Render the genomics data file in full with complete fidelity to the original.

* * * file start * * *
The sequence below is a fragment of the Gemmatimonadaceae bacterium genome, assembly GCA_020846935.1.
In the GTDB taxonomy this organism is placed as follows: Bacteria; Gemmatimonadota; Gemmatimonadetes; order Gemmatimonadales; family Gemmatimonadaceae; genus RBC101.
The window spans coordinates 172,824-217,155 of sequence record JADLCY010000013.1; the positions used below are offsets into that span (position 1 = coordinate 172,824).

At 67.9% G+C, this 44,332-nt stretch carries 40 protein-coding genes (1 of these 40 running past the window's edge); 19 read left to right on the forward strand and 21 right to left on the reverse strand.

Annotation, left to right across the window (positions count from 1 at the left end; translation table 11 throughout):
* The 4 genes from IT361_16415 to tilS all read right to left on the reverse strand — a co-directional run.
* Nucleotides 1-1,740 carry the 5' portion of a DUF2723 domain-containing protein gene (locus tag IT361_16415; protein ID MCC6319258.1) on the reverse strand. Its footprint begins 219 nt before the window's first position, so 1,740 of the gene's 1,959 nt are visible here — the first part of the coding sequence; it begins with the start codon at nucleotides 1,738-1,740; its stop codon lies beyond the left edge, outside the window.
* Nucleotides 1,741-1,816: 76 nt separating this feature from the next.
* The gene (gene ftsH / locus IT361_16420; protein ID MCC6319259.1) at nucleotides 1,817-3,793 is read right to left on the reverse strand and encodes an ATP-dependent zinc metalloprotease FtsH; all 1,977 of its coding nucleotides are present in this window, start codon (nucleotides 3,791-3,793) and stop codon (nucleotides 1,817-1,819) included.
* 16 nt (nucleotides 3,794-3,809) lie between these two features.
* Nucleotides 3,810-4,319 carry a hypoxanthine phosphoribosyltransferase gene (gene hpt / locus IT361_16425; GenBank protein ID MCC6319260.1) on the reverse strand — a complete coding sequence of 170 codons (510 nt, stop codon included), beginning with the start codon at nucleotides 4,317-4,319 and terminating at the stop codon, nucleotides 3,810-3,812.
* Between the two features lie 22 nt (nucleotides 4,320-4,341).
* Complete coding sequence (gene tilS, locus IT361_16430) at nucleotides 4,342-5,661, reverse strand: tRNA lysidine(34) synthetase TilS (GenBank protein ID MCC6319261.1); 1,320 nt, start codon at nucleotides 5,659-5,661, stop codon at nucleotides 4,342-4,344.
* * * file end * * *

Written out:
The sequence below is a fragment of the Gemmatimonadaceae bacterium genome, assembly GCA_020846935.1.
In the GTDB taxonomy this organism is placed as follows: Bacteria; Gemmatimonadota; Gemmatimonadetes; order Gemmatimonadales; family Gemmatimonadaceae; genus RBC101.
The window spans coordinates 172,824-217,155 of sequence record JADLCY010000013.1; the positions used below are offsets into that span (position 1 = coordinate 172,824).

At 67.9% G+C, this 44,332-nt stretch carries 40 protein-coding genes (1 of these 40 running past the window's edge); 19 read left to right on the forward strand and 21 right to left on the reverse strand.

Annotation, left to right across the window (positions count from 1 at the left end; translation table 11 throughout):
* The 4 genes from IT361_16415 to tilS all read right to left on the reverse strand — a co-directional run.
* Nucleotides 1-1,740 carry the 5' portion of a DUF2723 domain-containing protein gene (locus tag IT361_16415; protein ID MCC6319258.1) on the reverse strand. Its footprint begins 219 nt before the window's first position, so 1,740 of the gene's 1,959 nt are visible here — the first part of the coding sequence; it begins with the start codon at nucleotides 1,738-1,740; its stop codon lies beyond the left edge, outside the window.
* Nucleotides 1,741-1,816: 76 nt separating this feature from the next.
* The gene (gene ftsH / locus IT361_16420; protein ID MCC6319259.1) at nucleotides 1,817-3,793 is read right to left on the reverse strand and encodes an ATP-dependent zinc metalloprotease FtsH; all 1,977 of its coding nucleotides are present in this window, start codon (nucleotides 3,791-3,793) and stop codon (nucleotides 1,817-1,819) included.
* 16 nt (nucleotides 3,794-3,809) lie between these two features.
* Nucleotides 3,810-4,319 carry a hypoxanthine phosphoribosyltransferase gene (gene hpt / locus IT361_16425; GenBank protein ID MCC6319260.1) on the reverse strand — a complete coding sequence of 170 codons (510 nt, stop codon included), beginning with the start codon at nucleotides 4,317-4,319 and terminating at the stop codon, nucleotides 3,810-3,812.
* Between the two features lie 22 nt (nucleotides 4,320-4,341).
* Complete coding sequence (gene tilS, locus IT361_16430) at nucleotides 4,342-5,661, reverse strand: tRNA lysidine(34) synthetase TilS (GenBank protein ID MCC6319261.1); 1,320 nt, start codon at nucleotides 5,659-5,661, stop codon at nucleotides 4,342-4,344.